World Bank Notes HarvestPlus Malawi’s Role in Wins For Southern Africa Project
July 31, 2020

In a summary of results from the World Bank-funded Agriculture Productivity Project for Southern Africa (APPSA), the Bank highlights the importance of strategic collaborations—including with HarvestPlus in Malawi—to scaling up effective solutions for African farmers. 

The APPSA aimed at increasing the availability of improved agricultural technologies and seeds for farmers across the Southern Africa region—particularly in Malawi, Zambia, Mozambique, Lesotho, and Angola. A Results Brief posted by the Bank states that 177 improved seed varieties and 124 agronomic and post-harvest technologies were made available to farmers during the project, which ran from 2013 through January 2020. 

In Malawi, APPSA recognized the need for increased availability of micronutrient-rich biofortified maize seeds and provided funding to the Malawi Department of Agricultural Research Services (DARS) to do so. From 2016 through 2018, HarvestPlus worked with the DARS to test, evaluate, and register five varieties of vitamin A-biofortified maize seeds. Prior to the APPSA project work, HarvestPlus had already helped DARS develop and release five other varieties of vitamin A maize.  

The Bank noted the importance of delivering results through building partnerships with the private sector: “An example of this partnership is the release of a Vitamin A biofortified maize variety, which is being promoted by seven private seed companies in Malawi through multiplication and commercialization.” The Bank noted that partnerships with HarvestPlus and others helped facilitate links with private sector partners such as Syngenta Seed Company, Mpongwe Milling Company, and Chilala Milling Company.

Some of the key takeaways in the report include a focus on:

  • Strong partnerships with private sector actors and others. The Bank noted that “strong engagement with CGIAR (of which HarvestPlus is a part) ensures good access to germplasm and technical [backstopping].”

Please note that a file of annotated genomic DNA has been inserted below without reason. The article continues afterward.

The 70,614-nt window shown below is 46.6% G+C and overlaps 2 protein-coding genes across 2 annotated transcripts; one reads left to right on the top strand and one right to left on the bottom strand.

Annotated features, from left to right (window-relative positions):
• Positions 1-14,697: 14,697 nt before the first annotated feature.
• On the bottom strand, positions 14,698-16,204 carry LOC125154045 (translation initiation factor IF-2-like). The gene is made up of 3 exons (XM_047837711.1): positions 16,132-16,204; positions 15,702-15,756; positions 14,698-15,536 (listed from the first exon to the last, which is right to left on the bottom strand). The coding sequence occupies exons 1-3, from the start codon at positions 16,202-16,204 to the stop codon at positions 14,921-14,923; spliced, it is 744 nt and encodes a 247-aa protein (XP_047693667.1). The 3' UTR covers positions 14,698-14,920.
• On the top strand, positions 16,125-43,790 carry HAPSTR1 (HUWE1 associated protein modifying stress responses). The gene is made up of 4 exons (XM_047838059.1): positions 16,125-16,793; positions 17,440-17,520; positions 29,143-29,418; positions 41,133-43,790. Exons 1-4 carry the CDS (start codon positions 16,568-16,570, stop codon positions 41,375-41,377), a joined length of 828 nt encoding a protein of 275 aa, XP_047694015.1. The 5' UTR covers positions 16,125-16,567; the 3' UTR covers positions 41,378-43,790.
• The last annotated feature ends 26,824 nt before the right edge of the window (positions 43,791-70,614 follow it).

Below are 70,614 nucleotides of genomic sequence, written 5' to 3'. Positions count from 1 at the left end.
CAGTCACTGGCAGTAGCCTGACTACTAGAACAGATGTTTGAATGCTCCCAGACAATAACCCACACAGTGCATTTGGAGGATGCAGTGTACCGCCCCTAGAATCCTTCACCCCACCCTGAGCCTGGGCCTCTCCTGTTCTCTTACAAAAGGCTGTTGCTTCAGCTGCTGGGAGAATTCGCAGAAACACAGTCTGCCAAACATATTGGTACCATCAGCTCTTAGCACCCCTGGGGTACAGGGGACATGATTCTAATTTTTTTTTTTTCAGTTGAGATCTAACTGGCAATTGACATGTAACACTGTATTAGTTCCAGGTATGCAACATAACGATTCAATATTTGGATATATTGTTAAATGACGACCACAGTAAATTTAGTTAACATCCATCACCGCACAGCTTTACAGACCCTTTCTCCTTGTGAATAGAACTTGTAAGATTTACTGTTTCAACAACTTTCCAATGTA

• Robust dissemination. “Dissemination should not come later after technology generation but move together," the Bank said. 
  • Ownership from country governments, cemented by counterpart funding from governments.  
  • Champions to ensure regional coordination and share lessons learned. 

Engaging partners in the public, private, and global development sectors is the heart of HarvestPlus’ strategy to catalyze rapid scale-up of biofortification and reach 1 billion people worldwide with nutritious biofortified crops and foods by 2030. International financial institutions such as the World Bank are priority partners in this effort given their ability to leverage resources and directly engage and support country governments at the policy and program levels. 

In another example of effective partnership in Malawi, HarvestPlus joined forces with the Clinton Foundation and the International Maize and Wheat Improvement Center (CIMMYT) to set up demonstration plots around the country to introduce farmers to biofortified and drought-tolerant maize varieties. The demonstration plot approach in Malawi is reaching about 30,000 farmers and is an entry point to engage farming communities in ways that they can become more climate-resilient and have access to nutritionally enriched food.

For more information about partnering with HarvestPlus, email us at harvestplus@cgiar.org

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